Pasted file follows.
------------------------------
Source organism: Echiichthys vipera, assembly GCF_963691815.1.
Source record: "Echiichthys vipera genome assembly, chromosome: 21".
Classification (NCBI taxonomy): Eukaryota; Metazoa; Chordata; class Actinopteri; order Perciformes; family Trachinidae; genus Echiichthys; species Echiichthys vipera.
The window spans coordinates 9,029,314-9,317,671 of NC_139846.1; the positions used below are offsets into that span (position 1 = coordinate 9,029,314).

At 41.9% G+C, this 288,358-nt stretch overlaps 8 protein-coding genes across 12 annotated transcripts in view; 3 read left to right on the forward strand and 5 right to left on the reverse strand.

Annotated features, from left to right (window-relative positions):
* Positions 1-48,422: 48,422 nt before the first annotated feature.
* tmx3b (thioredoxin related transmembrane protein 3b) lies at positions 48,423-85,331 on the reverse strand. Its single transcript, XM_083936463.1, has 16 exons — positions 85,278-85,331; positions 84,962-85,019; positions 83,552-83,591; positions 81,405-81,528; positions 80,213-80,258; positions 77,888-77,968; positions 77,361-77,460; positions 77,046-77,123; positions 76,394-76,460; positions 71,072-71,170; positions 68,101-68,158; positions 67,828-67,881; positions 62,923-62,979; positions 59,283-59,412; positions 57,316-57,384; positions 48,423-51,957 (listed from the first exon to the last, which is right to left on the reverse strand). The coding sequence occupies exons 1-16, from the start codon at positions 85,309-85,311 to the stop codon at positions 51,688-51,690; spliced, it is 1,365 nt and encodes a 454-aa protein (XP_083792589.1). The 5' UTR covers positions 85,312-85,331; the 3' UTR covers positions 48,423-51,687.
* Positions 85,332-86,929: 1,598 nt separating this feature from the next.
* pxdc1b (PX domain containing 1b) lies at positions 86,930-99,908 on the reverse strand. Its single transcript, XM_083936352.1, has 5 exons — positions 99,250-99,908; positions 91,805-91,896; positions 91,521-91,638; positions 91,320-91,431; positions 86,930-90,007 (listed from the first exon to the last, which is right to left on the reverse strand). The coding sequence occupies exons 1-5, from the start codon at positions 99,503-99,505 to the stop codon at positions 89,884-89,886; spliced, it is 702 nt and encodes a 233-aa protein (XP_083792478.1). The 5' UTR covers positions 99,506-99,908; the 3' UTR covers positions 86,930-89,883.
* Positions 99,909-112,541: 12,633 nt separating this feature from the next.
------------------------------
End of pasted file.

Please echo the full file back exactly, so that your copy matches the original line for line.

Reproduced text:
Source organism: Echiichthys vipera, assembly GCF_963691815.1.
Source record: "Echiichthys vipera genome assembly, chromosome: 21".
Classification (NCBI taxonomy): Eukaryota; Metazoa; Chordata; class Actinopteri; order Perciformes; family Trachinidae; genus Echiichthys; species Echiichthys vipera.
The window spans coordinates 9,029,314-9,317,671 of NC_139846.1; the positions used below are offsets into that span (position 1 = coordinate 9,029,314).

At 41.9% G+C, this 288,358-nt stretch overlaps 8 protein-coding genes across 12 annotated transcripts in view; 3 read left to right on the forward strand and 5 right to left on the reverse strand.

Annotated features, from left to right (window-relative positions):
* Positions 1-48,422: 48,422 nt before the first annotated feature.
* tmx3b (thioredoxin related transmembrane protein 3b) lies at positions 48,423-85,331 on the reverse strand. Its single transcript, XM_083936463.1, has 16 exons — positions 85,278-85,331; positions 84,962-85,019; positions 83,552-83,591; positions 81,405-81,528; positions 80,213-80,258; positions 77,888-77,968; positions 77,361-77,460; positions 77,046-77,123; positions 76,394-76,460; positions 71,072-71,170; positions 68,101-68,158; positions 67,828-67,881; positions 62,923-62,979; positions 59,283-59,412; positions 57,316-57,384; positions 48,423-51,957 (listed from the first exon to the last, which is right to left on the reverse strand). The coding sequence occupies exons 1-16, from the start codon at positions 85,309-85,311 to the stop codon at positions 51,688-51,690; spliced, it is 1,365 nt and encodes a 454-aa protein (XP_083792589.1). The 5' UTR covers positions 85,312-85,331; the 3' UTR covers positions 48,423-51,687.
* Positions 85,332-86,929: 1,598 nt separating this feature from the next.
* pxdc1b (PX domain containing 1b) lies at positions 86,930-99,908 on the reverse strand. Its single transcript, XM_083936352.1, has 5 exons — positions 99,250-99,908; positions 91,805-91,896; positions 91,521-91,638; positions 91,320-91,431; positions 86,930-90,007 (listed from the first exon to the last, which is right to left on the reverse strand). The coding sequence occupies exons 1-5, from the start codon at positions 99,503-99,505 to the stop codon at positions 89,884-89,886; spliced, it is 702 nt and encodes a 233-aa protein (XP_083792478.1). The 5' UTR covers positions 99,506-99,908; the 3' UTR covers positions 86,930-89,883.
* Positions 99,909-112,541: 12,633 nt separating this feature from the next.